I’ve spent most of my career on the uncomfortable edge of technology. This meant that I was often the one who got to deal with gear that was being pushed into production just a little bit too early, just a little bit too fast, and just a little bit too aggressively for everything to go smoothly.
This has left me more than a little bit jaded on marketing hype.
Not too long ago I posted a snarky rejoinder on a LinkedIn thread. I said that I had a startup using something called “on-chain AI,” and that we were going to “disrupt the nutraceutical industry.”
I got direct messages from serious sounding people asking if there was still time to get in early on funding me.
Not long after that, a local tech group put out a call for lightning talk abstracts. I went out on a limb and submitted this:
Quantum AI Machine Learning Blockchains on the IoT Cloud Data Ocean: Turning Hype Into Reality
It's easy to get distracted and confused by the hype that surrounds new computing and data storage technologies. This talk will offer working definitions and brutally practical assessments of the maturity of all of the buzzwords in the title.
Somewhat to my horror, they accepted it.
Here are the slides. I would love to hear your thoughts.
We’re back around to one of my favorite events of the Boston biotech year, The Bio-IT World Expo.
This conference has been host to a bunch of critical conversations for me. My favorite example happened in 2004. That was the year that the founders of BioTeam and I stepped away from the sessions and the exhibit floor, sat on benches in the stairwells of the Heinz convention center, and worked out the details of how I would become their very first employee.
I don’t think that any of us could have predicted that, 14 years later, we would be hosting a two hour panel in the main auditorium to close out and wrap up the conference. Last year’s version was tremendous fun. I’m super excited to get to moderate it again.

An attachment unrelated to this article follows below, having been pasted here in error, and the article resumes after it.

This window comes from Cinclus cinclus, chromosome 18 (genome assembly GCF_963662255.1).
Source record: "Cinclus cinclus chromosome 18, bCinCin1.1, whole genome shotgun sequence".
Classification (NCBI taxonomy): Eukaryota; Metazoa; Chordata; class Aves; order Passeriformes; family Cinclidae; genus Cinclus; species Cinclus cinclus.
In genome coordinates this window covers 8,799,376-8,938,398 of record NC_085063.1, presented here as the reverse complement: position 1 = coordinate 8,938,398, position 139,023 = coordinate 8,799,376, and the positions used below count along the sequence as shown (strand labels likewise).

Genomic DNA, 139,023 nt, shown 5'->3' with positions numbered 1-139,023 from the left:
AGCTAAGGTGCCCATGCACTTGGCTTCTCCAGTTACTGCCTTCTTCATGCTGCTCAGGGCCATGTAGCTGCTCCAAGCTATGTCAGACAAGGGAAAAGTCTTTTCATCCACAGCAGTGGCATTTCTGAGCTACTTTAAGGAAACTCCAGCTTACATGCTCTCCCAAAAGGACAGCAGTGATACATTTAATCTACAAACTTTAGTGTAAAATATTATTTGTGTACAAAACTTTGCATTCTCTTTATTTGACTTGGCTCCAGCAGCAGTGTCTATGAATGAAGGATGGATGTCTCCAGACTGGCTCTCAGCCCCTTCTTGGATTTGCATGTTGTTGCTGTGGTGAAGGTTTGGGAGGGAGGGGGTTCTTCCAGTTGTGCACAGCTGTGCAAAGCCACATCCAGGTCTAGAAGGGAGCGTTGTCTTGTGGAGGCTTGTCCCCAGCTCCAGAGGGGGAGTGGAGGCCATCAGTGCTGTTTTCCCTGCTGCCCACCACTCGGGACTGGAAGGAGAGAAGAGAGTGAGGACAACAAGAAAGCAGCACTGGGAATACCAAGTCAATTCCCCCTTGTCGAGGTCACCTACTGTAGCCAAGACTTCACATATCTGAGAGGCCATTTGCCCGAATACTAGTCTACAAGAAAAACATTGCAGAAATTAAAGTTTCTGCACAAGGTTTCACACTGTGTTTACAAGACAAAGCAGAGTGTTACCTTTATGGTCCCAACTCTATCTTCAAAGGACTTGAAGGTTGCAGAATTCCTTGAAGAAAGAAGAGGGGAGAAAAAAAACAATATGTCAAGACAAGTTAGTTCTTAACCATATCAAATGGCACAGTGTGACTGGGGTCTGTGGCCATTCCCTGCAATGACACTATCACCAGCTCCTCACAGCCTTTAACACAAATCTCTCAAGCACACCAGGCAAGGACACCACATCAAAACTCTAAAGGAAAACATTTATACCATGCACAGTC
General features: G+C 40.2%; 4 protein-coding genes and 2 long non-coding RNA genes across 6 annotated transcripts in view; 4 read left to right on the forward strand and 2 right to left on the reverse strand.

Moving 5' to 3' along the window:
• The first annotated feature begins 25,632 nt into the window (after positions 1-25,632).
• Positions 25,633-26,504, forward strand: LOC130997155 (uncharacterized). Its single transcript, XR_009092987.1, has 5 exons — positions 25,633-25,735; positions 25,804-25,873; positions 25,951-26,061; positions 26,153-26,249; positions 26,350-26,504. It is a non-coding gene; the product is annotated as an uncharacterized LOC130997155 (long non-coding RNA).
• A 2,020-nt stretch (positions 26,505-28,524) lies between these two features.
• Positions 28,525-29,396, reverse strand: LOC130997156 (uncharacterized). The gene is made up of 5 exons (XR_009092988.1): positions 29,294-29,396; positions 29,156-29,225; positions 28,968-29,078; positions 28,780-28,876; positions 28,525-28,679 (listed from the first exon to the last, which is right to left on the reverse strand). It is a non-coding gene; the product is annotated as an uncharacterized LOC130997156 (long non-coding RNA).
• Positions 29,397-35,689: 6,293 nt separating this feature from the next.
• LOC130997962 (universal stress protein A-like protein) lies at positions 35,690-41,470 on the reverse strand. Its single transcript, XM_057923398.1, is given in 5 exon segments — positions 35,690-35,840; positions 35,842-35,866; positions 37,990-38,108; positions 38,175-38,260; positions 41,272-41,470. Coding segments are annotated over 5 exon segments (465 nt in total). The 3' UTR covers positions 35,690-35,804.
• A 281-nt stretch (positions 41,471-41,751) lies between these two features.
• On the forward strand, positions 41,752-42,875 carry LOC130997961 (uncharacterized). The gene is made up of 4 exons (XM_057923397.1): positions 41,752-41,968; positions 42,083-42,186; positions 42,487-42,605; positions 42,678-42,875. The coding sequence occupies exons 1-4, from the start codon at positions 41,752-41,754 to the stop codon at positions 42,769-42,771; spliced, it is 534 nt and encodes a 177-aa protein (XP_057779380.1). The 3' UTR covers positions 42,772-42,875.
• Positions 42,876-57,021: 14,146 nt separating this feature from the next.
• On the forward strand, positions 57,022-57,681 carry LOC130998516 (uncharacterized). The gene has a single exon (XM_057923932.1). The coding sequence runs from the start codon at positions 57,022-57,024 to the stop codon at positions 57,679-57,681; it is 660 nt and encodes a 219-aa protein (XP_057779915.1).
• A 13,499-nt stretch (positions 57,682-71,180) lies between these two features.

We’ve made a few adjustments this year to make the session even more interactive and fast moving. At the same time, we’re keeping the throwable microphone, dynamic and emerging topic list, and the online question submission / topic tracking system.
The panelists brainstormed up an incredible list of topics:
- Team culture, keeping it healthy
- Engineering for nation-state scale projects
- Identity management in federated environments
- The changing face of the end-user scientific computing environment, specifically notebook style analysis environments
- Rapid prototyping of data-driven products
- Diversity – how, specifically do we intend to empower and amplify emerging voices in our community?
- What does it take to “validate” a process that was born on a research HPC environment?
- The maturation of cloud-native, serverless architectures and its uncomfortable collision with current information security and governance processes
- Data lakes, warehouses, marts, ecosystems, commons, biospheres, bases, gravity, movement, and so on and on
- Notes from the field as machine learning and AI settle in as mature and productive tools in the kit
- Emerging technologies like blockchain and how to separate the hype from the reality
- … and many more …
If you have questions, topics, opinions, or suggestions – please write me or any of the panelists a note.
I’m looking forward to seeing many of you there.
Over the past year, I’ve had the privilege to serve as the chair of a working group (computing) for the GP-Write project. I’m spending today at GP-Write’s annual meeting in Boston.
GP-Write is a highly international, rapidly evolving collaboration with a goal of rapidly advancing the technology and ethical / legal framework necessary for forward engineering of complex genomes. I’m particularly proud of the fact that the very first working group to present is, “Ethical, Legal, Social Implications.” It’s nice, for once, to see the question of what we should do discussed prior to all the excitement about what we can do.
My (brief) slides are below.